The RSPCA faces a £1 million legal bill after losing an inheritance battle over a 287-acre piece of land left to it in a will.
The land comprises Potto Carr Farm near Northallerton, North Yorkshire, valued at £2 million.
The former owner of the farm, Joyce Gill, died in August 2006, aged 82. 13 years before her death, she and husband John Gill (who died in 1999) signed "mirror wills." The wills stated that if one of them died the farm and all their savings would pass to the other; and upon the death of the last surviving spouse, the farm would go to the animal welfare charity RSPCA.
As a consequence, the couple's daughter Dr. Christine Gill received nothing.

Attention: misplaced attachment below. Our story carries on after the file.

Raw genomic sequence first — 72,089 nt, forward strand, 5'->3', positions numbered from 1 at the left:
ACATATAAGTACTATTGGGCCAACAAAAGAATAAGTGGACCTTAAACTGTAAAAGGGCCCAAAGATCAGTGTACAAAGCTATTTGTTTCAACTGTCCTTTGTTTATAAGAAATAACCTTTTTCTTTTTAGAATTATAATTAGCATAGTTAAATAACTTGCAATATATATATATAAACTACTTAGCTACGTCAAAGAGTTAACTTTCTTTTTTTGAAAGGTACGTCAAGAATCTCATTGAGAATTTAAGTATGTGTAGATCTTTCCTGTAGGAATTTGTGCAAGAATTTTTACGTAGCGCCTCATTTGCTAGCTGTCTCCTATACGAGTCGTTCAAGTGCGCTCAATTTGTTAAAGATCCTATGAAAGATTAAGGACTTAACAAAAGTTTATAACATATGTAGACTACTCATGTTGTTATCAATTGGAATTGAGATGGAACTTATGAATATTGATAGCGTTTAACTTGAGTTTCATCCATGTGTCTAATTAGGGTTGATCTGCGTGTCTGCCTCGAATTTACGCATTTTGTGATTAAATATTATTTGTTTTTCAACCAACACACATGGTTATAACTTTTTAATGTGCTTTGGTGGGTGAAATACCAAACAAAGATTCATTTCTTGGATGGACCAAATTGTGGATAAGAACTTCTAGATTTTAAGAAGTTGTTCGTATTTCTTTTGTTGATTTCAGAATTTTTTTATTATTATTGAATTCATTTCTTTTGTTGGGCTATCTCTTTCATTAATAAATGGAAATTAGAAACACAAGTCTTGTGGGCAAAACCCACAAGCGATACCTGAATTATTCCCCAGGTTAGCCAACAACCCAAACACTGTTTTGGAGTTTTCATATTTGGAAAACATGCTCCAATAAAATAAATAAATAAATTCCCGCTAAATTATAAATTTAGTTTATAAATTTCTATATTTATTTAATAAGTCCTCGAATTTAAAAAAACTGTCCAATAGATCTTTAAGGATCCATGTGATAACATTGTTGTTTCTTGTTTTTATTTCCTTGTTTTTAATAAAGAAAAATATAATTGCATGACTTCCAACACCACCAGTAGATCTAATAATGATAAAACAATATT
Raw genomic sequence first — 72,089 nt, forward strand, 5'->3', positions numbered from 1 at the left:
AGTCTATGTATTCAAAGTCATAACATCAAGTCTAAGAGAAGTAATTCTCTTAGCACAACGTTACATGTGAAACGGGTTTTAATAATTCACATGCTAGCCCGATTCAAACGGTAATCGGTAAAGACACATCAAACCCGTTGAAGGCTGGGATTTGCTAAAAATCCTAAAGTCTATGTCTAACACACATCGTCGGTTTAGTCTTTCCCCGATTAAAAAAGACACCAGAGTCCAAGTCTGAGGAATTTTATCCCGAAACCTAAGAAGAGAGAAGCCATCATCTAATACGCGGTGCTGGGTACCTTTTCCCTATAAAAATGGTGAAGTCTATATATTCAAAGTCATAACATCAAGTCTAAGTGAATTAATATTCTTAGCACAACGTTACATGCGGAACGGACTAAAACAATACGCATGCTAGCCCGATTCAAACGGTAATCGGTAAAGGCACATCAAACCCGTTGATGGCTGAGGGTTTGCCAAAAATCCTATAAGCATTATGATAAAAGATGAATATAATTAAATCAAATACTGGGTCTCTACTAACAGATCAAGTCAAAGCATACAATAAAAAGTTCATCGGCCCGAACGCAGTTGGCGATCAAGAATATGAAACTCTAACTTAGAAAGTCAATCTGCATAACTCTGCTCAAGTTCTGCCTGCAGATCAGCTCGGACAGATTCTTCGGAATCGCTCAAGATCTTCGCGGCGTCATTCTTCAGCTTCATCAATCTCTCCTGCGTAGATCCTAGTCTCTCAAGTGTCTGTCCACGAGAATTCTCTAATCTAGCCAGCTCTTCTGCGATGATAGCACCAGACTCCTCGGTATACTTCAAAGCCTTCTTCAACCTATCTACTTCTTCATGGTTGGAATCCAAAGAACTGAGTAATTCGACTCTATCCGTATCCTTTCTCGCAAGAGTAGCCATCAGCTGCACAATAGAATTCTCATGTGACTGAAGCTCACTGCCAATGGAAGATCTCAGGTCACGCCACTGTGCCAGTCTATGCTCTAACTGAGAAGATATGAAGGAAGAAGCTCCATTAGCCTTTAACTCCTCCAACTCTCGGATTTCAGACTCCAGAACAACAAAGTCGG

Dr. Gill challenged her mother's will, however, and last autumn Leeds High Court ruled in her favour. The court said her "domineering" father had coerced her mother into changing her will to leave the farm to the RSPCA.
Dr. Gill said her father may have sought to disinherit her because he did not like her half-Polish husband. She also thinks he may have had a "bee in his bonnet" about not having a male heir at the time he drew up the will.
The RSPCA said it was legally obliged to fight the case: "The will left by Dr. Gill's parents was very clear - in one sentence they left their entire estate to the RSPCA, and in the next they said their daughter should receive nothing."
But the court found the charity should have done more to try to settle the case using mediation.
It described the attitude of the RSPCA towards alternative dispute resolution as "unreasonable".
After the hearing, Dr. Gill said: "The judgment reflects the attitude the RSPCA have taken right through this, they wouldn't even talk to me, ever."
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